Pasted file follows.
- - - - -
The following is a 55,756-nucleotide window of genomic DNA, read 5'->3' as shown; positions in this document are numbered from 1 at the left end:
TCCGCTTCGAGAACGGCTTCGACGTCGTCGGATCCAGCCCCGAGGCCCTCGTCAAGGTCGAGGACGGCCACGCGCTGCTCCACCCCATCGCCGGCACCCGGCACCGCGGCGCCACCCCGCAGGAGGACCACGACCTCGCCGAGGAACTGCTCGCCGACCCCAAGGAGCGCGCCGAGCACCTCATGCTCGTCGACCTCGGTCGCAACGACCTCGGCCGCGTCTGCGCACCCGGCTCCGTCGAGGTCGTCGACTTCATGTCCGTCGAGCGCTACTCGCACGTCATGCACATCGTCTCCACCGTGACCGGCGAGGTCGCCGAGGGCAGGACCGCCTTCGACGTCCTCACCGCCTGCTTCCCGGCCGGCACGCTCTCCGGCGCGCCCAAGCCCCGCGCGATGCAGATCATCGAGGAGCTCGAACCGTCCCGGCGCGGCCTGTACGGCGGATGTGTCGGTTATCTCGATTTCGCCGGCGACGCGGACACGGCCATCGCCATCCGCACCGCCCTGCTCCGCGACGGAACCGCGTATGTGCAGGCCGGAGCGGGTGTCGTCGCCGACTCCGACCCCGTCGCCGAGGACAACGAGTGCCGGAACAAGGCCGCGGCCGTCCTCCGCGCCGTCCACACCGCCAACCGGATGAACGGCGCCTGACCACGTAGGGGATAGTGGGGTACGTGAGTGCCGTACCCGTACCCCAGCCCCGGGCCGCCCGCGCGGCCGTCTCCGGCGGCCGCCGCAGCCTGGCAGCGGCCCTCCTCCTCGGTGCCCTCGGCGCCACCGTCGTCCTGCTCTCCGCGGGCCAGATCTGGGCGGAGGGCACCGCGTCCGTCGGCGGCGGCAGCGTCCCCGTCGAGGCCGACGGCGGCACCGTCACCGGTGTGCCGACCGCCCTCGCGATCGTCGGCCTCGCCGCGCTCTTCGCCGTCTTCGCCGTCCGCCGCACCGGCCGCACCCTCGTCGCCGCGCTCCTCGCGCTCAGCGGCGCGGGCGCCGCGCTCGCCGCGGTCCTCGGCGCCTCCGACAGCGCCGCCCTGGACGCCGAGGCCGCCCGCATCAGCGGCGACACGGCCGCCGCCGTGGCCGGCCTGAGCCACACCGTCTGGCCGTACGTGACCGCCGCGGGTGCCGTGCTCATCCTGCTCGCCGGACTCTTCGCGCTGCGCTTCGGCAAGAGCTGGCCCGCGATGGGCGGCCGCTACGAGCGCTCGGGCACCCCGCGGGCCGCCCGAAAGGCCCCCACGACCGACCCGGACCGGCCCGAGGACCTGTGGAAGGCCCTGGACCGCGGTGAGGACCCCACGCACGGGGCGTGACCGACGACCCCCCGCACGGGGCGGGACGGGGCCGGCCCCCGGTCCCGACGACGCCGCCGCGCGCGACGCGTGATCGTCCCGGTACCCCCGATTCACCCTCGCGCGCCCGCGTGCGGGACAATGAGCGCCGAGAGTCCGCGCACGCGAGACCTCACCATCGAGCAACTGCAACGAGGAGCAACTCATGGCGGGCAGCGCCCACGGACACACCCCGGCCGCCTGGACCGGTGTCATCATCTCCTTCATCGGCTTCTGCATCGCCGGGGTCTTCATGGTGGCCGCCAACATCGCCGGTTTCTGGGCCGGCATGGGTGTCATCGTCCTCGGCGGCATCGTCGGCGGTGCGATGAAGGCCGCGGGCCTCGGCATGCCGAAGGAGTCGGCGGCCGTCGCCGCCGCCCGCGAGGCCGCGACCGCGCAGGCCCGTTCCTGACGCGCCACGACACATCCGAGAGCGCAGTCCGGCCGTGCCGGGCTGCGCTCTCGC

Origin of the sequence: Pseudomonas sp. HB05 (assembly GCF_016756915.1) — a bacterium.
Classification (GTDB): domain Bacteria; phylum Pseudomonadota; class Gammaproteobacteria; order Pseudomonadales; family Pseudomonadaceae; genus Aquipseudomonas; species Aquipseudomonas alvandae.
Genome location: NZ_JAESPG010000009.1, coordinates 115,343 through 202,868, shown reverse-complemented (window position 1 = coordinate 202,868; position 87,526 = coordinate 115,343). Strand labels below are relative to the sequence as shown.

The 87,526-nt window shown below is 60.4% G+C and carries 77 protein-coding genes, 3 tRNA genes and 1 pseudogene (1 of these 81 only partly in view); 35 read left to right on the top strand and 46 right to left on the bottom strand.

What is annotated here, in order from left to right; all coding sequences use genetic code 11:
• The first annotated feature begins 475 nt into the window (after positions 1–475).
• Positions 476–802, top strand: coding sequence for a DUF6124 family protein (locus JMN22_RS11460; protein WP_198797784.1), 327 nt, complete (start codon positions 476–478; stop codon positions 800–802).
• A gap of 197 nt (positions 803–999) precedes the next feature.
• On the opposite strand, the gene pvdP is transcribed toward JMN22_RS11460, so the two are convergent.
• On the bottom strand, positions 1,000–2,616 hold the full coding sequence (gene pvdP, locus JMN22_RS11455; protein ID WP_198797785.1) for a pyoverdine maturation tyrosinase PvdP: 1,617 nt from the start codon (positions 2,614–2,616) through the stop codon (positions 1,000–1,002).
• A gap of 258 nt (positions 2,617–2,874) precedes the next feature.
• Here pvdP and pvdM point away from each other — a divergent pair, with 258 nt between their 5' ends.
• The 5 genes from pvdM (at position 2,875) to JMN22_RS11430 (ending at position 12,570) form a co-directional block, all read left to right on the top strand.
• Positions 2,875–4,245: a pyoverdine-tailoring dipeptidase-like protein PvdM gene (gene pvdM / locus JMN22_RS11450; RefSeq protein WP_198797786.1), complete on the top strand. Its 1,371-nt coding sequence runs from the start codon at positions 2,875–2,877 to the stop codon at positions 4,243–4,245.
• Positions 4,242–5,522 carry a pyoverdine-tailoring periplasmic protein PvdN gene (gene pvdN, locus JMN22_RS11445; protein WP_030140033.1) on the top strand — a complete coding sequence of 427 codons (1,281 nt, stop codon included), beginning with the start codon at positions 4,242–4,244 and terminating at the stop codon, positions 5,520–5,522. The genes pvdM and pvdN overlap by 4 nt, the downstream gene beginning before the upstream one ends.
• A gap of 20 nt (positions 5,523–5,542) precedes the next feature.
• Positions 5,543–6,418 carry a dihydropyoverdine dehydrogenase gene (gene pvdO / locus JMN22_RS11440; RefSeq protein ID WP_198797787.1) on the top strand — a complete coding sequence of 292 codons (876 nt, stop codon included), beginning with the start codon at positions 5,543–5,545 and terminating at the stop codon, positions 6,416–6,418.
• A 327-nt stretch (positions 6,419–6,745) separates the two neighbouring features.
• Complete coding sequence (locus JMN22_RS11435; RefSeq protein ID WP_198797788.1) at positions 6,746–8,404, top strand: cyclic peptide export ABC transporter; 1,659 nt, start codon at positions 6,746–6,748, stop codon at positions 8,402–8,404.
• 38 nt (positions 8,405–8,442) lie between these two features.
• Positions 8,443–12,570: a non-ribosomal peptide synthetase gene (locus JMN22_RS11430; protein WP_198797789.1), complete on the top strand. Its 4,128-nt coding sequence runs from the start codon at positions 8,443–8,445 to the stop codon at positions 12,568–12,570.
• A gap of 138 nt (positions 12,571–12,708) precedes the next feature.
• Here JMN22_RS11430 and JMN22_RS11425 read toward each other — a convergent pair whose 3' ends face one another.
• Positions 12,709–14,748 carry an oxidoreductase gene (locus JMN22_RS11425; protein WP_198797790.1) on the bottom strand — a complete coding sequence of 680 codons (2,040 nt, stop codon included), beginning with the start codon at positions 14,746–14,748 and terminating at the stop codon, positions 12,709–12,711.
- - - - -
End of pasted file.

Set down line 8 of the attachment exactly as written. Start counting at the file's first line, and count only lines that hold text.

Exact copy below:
• The first annotated feature begins 475 nt into the window (after positions 1–475).